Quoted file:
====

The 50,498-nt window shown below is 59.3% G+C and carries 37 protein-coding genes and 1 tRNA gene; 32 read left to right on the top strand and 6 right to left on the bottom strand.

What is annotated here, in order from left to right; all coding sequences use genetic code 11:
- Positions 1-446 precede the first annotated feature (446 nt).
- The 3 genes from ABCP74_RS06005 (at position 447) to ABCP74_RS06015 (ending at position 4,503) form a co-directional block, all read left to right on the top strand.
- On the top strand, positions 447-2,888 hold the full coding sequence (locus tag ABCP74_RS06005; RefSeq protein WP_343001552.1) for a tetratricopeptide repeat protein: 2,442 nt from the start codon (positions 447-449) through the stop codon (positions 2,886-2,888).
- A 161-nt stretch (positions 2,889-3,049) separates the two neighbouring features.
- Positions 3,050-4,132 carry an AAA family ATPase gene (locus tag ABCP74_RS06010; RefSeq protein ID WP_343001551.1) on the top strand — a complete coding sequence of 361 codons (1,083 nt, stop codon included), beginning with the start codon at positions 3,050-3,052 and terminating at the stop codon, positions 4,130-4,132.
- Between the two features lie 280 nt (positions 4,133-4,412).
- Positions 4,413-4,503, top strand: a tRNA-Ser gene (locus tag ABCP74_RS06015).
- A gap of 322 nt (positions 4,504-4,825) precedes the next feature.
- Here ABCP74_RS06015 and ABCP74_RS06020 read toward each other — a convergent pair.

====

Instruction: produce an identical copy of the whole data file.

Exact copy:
The 50,498-nt window shown below is 59.3% G+C and carries 37 protein-coding genes and 1 tRNA gene; 32 read left to right on the top strand and 6 right to left on the bottom strand.

What is annotated here, in order from left to right; all coding sequences use genetic code 11:
- Positions 1-446 precede the first annotated feature (446 nt).
- The 3 genes from ABCP74_RS06005 (at position 447) to ABCP74_RS06015 (ending at position 4,503) form a co-directional block, all read left to right on the top strand.
- On the top strand, positions 447-2,888 hold the full coding sequence (locus tag ABCP74_RS06005; RefSeq protein WP_343001552.1) for a tetratricopeptide repeat protein: 2,442 nt from the start codon (positions 447-449) through the stop codon (positions 2,886-2,888).
- A 161-nt stretch (positions 2,889-3,049) separates the two neighbouring features.
- Positions 3,050-4,132 carry an AAA family ATPase gene (locus tag ABCP74_RS06010; RefSeq protein ID WP_343001551.1) on the top strand — a complete coding sequence of 361 codons (1,083 nt, stop codon included), beginning with the start codon at positions 3,050-3,052 and terminating at the stop codon, positions 4,130-4,132.
- Between the two features lie 280 nt (positions 4,133-4,412).
- Positions 4,413-4,503, top strand: a tRNA-Ser gene (locus tag ABCP74_RS06015).
- A gap of 322 nt (positions 4,504-4,825) precedes the next feature.
- Here ABCP74_RS06015 and ABCP74_RS06020 read toward each other — a convergent pair.